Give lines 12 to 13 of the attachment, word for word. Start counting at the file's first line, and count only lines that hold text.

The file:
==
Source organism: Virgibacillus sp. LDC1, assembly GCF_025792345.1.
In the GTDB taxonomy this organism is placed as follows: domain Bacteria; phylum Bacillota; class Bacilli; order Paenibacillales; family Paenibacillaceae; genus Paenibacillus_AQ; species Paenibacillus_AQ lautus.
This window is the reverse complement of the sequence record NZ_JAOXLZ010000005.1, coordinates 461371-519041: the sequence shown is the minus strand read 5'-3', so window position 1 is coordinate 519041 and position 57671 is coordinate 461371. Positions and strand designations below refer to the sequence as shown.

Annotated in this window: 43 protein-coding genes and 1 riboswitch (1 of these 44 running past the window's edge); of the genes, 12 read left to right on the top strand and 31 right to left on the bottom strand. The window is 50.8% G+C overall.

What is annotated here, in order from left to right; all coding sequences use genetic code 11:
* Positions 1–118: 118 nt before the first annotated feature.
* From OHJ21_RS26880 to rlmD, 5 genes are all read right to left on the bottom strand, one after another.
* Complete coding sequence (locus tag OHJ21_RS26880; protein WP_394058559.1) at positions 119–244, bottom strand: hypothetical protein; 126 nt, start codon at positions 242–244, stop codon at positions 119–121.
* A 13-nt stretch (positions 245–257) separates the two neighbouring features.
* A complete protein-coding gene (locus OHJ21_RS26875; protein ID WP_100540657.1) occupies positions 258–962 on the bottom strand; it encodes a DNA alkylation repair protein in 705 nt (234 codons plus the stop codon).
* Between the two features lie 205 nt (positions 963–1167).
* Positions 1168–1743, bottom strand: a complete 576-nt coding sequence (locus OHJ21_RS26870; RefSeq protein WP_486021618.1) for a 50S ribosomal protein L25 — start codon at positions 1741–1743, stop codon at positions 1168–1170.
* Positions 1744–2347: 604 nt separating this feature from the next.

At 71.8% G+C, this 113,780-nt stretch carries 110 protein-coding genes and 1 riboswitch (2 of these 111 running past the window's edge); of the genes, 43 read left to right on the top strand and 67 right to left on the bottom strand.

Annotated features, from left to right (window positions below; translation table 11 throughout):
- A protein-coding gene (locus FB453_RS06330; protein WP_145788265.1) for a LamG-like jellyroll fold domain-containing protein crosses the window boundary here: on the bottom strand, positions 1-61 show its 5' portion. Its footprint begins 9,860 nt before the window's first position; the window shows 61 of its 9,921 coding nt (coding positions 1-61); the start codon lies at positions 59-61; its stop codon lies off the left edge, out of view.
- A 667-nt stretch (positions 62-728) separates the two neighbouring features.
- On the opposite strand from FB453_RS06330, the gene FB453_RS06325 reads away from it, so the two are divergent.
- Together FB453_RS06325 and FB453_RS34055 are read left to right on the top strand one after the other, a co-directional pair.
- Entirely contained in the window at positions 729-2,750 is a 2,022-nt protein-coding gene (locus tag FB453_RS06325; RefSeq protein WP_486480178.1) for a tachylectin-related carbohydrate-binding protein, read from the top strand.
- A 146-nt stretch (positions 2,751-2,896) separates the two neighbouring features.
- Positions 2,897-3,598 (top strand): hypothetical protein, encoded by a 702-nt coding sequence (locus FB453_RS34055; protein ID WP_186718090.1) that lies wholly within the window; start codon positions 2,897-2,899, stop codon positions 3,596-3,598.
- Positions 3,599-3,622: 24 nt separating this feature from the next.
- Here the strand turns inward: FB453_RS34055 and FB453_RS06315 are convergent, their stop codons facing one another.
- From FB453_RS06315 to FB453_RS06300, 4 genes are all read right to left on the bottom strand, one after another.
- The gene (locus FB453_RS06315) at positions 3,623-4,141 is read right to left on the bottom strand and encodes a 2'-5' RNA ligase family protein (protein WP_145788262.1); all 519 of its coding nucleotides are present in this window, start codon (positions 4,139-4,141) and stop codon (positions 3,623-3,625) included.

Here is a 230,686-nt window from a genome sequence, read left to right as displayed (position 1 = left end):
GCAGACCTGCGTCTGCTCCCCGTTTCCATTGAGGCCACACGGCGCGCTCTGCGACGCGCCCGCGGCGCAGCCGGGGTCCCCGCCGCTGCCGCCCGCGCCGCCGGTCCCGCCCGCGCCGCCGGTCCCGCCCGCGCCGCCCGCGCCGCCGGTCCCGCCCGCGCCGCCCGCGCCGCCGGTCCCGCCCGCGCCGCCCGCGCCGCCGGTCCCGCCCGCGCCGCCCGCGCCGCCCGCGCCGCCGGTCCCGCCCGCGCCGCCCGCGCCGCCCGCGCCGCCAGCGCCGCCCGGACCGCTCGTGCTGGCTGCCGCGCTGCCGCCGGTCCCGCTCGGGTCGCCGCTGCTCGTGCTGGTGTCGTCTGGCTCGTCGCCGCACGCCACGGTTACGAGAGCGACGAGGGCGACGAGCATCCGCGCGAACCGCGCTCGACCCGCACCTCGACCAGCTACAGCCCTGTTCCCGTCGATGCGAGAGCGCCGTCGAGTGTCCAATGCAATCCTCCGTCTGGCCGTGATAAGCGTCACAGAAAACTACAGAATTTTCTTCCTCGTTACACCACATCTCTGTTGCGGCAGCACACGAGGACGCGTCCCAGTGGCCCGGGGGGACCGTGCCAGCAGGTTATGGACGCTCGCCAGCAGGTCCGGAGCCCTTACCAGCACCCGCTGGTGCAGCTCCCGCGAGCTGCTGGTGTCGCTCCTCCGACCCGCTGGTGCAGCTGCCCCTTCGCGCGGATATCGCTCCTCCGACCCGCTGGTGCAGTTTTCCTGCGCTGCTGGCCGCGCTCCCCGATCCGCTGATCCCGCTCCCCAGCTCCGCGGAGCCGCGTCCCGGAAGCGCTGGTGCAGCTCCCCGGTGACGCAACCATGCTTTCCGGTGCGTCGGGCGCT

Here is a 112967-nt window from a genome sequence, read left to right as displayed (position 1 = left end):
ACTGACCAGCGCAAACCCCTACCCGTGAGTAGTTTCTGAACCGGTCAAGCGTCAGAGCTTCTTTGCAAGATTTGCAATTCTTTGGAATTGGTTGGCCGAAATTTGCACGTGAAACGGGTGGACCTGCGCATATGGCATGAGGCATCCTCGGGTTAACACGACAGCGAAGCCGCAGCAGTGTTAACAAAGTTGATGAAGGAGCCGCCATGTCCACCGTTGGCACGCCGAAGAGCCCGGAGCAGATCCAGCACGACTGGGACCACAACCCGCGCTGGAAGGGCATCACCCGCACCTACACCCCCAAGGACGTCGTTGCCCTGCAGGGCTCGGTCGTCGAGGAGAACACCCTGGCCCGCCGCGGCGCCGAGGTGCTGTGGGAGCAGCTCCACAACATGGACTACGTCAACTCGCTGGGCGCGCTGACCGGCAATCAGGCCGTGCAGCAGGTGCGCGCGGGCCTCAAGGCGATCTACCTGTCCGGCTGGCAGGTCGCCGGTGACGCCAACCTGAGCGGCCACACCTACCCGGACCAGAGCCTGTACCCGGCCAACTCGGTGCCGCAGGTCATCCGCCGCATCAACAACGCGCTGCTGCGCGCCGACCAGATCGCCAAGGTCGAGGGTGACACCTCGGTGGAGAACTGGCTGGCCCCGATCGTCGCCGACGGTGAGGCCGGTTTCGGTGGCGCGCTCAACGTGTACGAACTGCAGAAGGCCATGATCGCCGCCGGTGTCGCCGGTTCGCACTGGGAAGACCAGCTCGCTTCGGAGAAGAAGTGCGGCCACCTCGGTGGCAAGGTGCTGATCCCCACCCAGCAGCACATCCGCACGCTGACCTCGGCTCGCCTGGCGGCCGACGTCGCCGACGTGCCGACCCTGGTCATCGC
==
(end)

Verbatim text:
* Positions 1168–1743, bottom strand: a complete 576-nt coding sequence (locus OHJ21_RS26870; RefSeq protein WP_486021618.1) for a 50S ribosomal protein L25 — start codon at positions 1741–1743, stop codon at positions 1168–1170.
* Positions 1744–2347: 604 nt separating this feature from the next.